For a bit of background information, the game starts out in 1986 in a section of New York City called Fabletown, where the protagonist, Bigby Wolf (The Big Bad Wolf) resides as a sheriff who upholds the law among the various residents within the area. During an investigation into a string of murders within the Fabletown community, Bigby, accompanied by aide to the deputy mayor, Snow White, come across a racketeering scandal that leads all the way to the deputy mayor Ichabod Crane, but when they confront Crane, the two run into an enforcer, Bloody Mary (see Fig. 1), employed by the game’s main antagonist. During their first meeting in episode three, A Crooked Mile, Mary performs her own legend by explaining how she visits children at slumber parties who recite her name five times into a mirror before brutally murdering them, in a fashion that fits the formula given by Jan Brunvand. At the same time, she addresses how she does so purely out of the joy she gets from the act of killing. From here, she proceeds to critically wound Bigby and, at the request of Snow, leaves the scene with Crane in tow. In the next episode, In Sheep’s Clothing, the player does not get much more information about the character, however, during Bigby’s attempt to find Crane using the Magic Mirror from Snow White lore, Mary, miles away from the Fabletown offices, becomes aware of Bigby and Snow’s surveillance of her. Upon determining their methods, Mary menacingly stares back at them through the mirror and attempts to enter the offices through the Mirror, which quickly ceases the surveillance due to the fear of her presence. Finally, in episode five, titled Cry Wolf, Mary appears through a mirror in the office of her employer, the Crooked Man, in order to aid his escape from Bigby Wolf. After a thrilling car chase, Bigby tracks the two down to a steel mill where Mary confronts him, and the two begin their final confrontation. Here, we see Mary cast off her human visage in favor of her true form (see Fig. 3); a pale, black eyed woman with glass protruding from her
body and blood dripping from the wounds that they create. She even reveals an ability to multiply herself, seemingly without end, before a fully transformed Wolf destroys her. As we can see, Telltale Games managed to create a truly menacing villain with their variation of Bloody Mary, but how does it compare to other variations of the Bloody Mary?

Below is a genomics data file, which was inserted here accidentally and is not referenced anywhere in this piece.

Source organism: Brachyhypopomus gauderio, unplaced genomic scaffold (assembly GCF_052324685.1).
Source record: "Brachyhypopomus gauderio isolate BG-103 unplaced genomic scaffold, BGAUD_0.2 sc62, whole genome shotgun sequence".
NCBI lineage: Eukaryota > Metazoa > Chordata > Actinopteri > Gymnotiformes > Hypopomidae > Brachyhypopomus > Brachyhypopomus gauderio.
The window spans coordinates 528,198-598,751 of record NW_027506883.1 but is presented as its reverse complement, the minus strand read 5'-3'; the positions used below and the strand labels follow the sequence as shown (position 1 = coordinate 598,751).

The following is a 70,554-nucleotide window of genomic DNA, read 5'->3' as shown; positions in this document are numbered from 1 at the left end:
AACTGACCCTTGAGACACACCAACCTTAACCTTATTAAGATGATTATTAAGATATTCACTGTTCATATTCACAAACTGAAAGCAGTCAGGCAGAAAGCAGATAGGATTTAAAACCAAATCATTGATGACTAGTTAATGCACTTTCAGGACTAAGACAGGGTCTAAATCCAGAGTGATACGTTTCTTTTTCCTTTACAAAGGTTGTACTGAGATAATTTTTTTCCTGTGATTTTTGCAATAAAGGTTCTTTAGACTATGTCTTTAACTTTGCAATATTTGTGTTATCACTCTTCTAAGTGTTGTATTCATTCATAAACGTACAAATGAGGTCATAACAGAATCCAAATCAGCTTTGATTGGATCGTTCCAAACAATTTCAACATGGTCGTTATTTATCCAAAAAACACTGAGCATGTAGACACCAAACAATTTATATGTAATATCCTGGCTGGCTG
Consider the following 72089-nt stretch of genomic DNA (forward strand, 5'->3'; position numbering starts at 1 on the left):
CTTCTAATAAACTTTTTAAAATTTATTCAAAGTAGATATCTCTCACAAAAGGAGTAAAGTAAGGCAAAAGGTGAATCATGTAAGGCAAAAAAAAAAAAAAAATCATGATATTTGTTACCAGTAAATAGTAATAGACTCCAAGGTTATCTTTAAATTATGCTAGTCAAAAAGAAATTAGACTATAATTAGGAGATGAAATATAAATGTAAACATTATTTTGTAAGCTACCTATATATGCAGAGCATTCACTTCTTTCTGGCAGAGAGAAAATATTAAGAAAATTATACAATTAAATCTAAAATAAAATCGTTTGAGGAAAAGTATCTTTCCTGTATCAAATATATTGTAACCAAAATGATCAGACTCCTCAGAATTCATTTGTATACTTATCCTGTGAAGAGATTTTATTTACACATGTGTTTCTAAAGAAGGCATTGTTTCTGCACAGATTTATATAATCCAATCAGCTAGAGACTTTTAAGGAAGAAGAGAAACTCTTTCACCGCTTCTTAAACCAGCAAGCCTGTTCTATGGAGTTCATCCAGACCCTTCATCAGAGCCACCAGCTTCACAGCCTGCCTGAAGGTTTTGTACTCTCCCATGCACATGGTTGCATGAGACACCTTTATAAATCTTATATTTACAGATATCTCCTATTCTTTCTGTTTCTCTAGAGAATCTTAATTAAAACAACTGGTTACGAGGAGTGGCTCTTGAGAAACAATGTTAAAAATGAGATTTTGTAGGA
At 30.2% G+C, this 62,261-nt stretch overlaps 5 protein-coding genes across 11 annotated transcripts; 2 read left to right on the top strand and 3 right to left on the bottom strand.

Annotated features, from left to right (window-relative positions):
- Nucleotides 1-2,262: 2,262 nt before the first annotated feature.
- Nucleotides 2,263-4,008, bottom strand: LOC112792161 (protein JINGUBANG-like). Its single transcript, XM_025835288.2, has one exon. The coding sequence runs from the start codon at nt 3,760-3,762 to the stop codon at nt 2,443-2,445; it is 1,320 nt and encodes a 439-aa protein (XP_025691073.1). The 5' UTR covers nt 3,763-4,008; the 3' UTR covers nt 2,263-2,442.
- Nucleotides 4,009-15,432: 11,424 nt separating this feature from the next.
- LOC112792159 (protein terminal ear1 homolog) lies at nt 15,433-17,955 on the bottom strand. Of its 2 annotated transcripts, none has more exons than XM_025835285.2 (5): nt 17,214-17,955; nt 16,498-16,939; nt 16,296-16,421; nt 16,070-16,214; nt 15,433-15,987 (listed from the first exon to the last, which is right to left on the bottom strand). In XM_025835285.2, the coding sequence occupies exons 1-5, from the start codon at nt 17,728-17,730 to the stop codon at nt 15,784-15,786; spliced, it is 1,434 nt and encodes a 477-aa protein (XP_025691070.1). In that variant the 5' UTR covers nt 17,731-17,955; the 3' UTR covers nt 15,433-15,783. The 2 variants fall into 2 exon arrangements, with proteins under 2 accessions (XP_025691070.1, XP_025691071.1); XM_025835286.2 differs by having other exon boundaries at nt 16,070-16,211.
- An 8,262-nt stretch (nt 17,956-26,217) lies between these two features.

The Wolf Among Us’ Bloody Mary definitely has many original aspects of her character, but she also owes a great deal to some older variants of the legend complex. Interestingly enough, during my initial research into this analysis, I was almost positive that The Wolf Among Us might make at least some reference to the character’s ties to Queen Mary I, but, as I discovered, the character really does not seem to mention this popular variant at all. However, upon closer examination, I do believe this new Mary’s origins share similarities with two other variants: Mary Worth and the mutilated woman. While not explicitly stated, the new Mary’s abilities, from her replicating to her enhanced spatial awareness, seem to be based in magic; due to the witch-like markings on her real body and the widespread use of magic in the world and narrative of The Wolf Among Us. Adding to these markings, the shards of glass that seem to penetrate her body in her true form and the blood that drips from these wounds also seem to match the mutilation variation nicely. Finally, the blood that covers Mary’s body in her true form and her performance of her own legend, seem to harken back to the theory established by Alan Dundes that Mary’s ritual can be seen as a rite of passage for young girls experiencing their first menses. However, from here, I believe the new Mary starts to diverge from the other variants in terms of themes.